Amplification of LGBTQIA+ identities via social media groups and online communities has helped the community gain access, voice and visibility. However, such conversations and activism can’t ignore socio- cultural movements that anchor queer protests. “The QCC Social Justice flag is a call for the queer community to look into the caste, class, geographical and other socio-cultural privileges some of us have, which also marginalize fellow queer voices,” explains Moulee C. Platforms like Dalit Queer Project and The Queer Muslim Project also present intersectional narratives.
Not recognizing the intersectionality of caste and class that produce diverse and complex realities within the community is to whitewash it as a monolithic identity, seen as the ‘other’ to the heteronormative community. “There is a dominant and uniform template of how to approach queerness that limits its contextualization. The issue is that in today’s urban settings, most of us are informed through the Internet and who is producing the dominant narrative online? It is mostly the upper-class,” says Dr Pragati Singh, founder, director and editor-in-chief of Humans Of Queer, a website and online platform that was launched this year on June 1.
Pride: Protest or party?
Pride is a celebration of identities, but it is not a party, asserts Priyadarshini Chitrangada, who is currently part of Sappho’s project to procure and curate books for its gender, sex and sexuality resource center Chetana. At their first Pride walk in Kolkata, they recall discovering people like themselves for the first time. Cis-gendered persons do not need a mask as heterosexuality is assumed to be the standard. Hence, Pride is political, they assert, as it’s a set of rights and demands. “Pride is not about June, or the benevolence of pink capitalism. It’s the only time when we get attention and our calendars are blocked, but I am not a clown who will wear the rainbow logo and advertise jewelry (referring to a brand collaboration request),” says the social worker who pursues poetry and photography for their Instagram account when not working.
Has Pride lost some of its political urgency in favor of populism, or has it transitioned into a 'party' as some call it? “Most Pride parades in India are community-funded and stay away from corporate sponsorships to remain political. The nuances of such parades are rooted in the history and struggles of the LGBTQIA+ community, no matter how brief. In India, documentation of queer history is missing,” says Moulee C.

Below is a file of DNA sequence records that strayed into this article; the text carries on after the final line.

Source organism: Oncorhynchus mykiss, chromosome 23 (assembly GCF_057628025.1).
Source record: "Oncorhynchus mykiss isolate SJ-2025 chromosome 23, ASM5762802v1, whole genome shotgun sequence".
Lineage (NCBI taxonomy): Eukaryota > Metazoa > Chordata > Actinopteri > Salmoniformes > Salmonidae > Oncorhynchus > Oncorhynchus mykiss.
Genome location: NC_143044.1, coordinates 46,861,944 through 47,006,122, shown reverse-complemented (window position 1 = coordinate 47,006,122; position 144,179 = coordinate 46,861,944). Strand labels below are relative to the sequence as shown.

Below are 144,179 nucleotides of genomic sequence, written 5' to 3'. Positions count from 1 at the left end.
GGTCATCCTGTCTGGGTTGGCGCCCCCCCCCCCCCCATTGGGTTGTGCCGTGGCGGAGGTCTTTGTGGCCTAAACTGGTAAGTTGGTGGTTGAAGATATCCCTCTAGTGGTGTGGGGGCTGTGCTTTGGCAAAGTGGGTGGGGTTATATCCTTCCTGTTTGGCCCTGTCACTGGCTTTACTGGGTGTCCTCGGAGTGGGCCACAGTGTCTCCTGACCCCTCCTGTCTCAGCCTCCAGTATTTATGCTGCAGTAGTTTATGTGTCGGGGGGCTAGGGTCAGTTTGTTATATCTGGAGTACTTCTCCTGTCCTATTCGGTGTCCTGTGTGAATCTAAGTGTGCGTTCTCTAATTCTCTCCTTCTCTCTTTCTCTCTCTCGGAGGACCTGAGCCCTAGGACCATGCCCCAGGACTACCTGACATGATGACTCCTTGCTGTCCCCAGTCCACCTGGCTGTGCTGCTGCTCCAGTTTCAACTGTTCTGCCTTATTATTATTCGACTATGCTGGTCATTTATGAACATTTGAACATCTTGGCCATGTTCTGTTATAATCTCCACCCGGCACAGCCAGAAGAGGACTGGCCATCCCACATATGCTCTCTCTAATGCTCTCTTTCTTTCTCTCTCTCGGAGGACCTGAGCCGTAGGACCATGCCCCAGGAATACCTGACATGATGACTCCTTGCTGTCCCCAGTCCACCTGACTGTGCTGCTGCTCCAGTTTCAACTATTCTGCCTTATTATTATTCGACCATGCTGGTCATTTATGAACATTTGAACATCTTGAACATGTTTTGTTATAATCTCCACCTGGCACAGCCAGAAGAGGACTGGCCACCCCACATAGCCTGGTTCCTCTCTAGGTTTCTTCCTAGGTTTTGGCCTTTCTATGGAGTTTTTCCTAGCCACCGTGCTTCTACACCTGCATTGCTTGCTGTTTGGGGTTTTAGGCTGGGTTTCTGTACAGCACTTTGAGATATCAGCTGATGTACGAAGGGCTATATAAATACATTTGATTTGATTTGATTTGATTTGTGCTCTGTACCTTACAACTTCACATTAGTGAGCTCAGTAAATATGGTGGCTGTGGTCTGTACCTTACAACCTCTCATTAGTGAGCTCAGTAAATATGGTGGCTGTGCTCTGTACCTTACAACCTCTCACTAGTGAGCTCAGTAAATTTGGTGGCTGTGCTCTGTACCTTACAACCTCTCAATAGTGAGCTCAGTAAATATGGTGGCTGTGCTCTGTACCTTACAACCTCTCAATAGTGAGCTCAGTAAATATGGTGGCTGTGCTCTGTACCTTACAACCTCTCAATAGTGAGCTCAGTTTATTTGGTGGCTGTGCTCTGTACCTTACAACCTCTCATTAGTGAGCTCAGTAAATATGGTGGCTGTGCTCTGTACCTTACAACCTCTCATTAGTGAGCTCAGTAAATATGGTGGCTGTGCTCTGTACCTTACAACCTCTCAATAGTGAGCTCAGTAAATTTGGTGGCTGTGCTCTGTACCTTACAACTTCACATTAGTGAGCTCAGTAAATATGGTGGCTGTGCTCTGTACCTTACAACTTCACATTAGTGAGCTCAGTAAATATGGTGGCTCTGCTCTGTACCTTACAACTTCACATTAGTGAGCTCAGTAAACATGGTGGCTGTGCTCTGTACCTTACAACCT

Moulee C reminds that alongside the political positioning of Pride, what has to be understood is the evolution of a younger queer generation who have grown up watching the rainbow logo on their social media feeds. So, when people watch Pride parades they see people wearing a multitude of colors where dance, music and glitter form a happy collective. Then they ask, how is this ‘party’ political? “The Indian society is dominated by the cis-heteronormative aesthetic. So, when queer persons disturb that dominant norm through clothing, singing and dancing, it is a form of dissent. All dissent doesn’t need to be angry; Pride is protest,” asserts Moulee C.
Also watch: Five Ways You Can Be A Better LGBTQIA+ Ally
Romance and respect
The hetero-normative gaze limits the representation of queer relationships. “For example, in a lesbian relationship, it is expected that one is a man and the other a woman. Similarly, a polyamorous relationship doesn’t make sense to the heteronormative definition of relationships, which is always about one man, one woman, one love. Then there’s the queerplatonic relationship that challenges the notion of sex and romance being fundamental to a relationship,” says Dr Singh, who is also the founder-director of the asexual community initiative, Indian Aces. She saw a gap in the representation of the lived realities of diverse personalities from the queer community online and hence the platform largely resists from sharing stories of influencers, celebrities from the community.
Despite decriminalization of Section 377, for the queer community celebratory Pride remains the only visible platform to counter dominant cultural codes and to own their identities without inhibitions. With or without woke enlightenment, Pride is political, as it continues to demand equal rights, representation and respect.
(Edited by Amrita Ghosh)